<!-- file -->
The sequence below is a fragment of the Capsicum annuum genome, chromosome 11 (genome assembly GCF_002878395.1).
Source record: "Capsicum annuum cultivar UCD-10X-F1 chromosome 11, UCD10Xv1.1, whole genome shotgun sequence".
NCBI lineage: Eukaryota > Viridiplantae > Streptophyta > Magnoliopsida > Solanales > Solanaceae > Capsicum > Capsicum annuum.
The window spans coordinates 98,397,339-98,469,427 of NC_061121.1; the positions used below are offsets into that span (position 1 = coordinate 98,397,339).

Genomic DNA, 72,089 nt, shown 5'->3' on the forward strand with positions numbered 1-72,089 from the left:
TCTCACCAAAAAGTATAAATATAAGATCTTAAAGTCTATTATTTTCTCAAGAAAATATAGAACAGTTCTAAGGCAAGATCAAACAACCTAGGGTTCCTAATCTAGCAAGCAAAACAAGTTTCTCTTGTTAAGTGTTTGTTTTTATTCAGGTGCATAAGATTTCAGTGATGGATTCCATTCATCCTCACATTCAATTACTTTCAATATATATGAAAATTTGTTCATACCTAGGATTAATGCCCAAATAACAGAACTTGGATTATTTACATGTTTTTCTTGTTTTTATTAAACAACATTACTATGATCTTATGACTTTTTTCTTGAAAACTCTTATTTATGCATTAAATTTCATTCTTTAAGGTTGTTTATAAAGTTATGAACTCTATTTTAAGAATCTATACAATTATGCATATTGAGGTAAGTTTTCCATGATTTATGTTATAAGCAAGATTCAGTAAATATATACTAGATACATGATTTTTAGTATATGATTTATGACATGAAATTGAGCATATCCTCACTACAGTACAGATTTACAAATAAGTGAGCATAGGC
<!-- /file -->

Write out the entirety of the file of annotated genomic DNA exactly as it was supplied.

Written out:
The sequence below is a fragment of the Capsicum annuum genome, chromosome 11 (genome assembly GCF_002878395.1).
Source record: "Capsicum annuum cultivar UCD-10X-F1 chromosome 11, UCD10Xv1.1, whole genome shotgun sequence".
NCBI lineage: Eukaryota > Viridiplantae > Streptophyta > Magnoliopsida > Solanales > Solanaceae > Capsicum > Capsicum annuum.
The window spans coordinates 98,397,339-98,469,427 of NC_061121.1; the positions used below are offsets into that span (position 1 = coordinate 98,397,339).

Genomic DNA, 72,089 nt, shown 5'->3' on the forward strand with positions numbered 1-72,089 from the left:
TCTCACCAAAAAGTATAAATATAAGATCTTAAAGTCTATTATTTTCTCAAGAAAATATAGAACAGTTCTAAGGCAAGATCAAACAACCTAGGGTTCCTAATCTAGCAAGCAAAACAAGTTTCTCTTGTTAAGTGTTTGTTTTTATTCAGGTGCATAAGATTTCAGTGATGGATTCCATTCATCCTCACATTCAATTACTTTCAATATATATGAAAATTTGTTCATACCTAGGATTAATGCCCAAATAACAGAACTTGGATTATTTACATGTTTTTCTTGTTTTTATTAAACAACATTACTATGATCTTATGACTTTTTTCTTGAAAACTCTTATTTATGCATTAAATTTCATTCTTTAAGGTTGTTTATAAAGTTATGAACTCTATTTTAAGAATCTATACAATTATGCATATTGAGGTAAGTTTTCCATGATTTATGTTATAAGCAAGATTCAGTAAATATATACTAGATACATGATTTTTAGTATATGATTTATGACATGAAATTGAGCATATCCTCACTACAGTACAGATTTACAAATAAGTGAGCATAGGC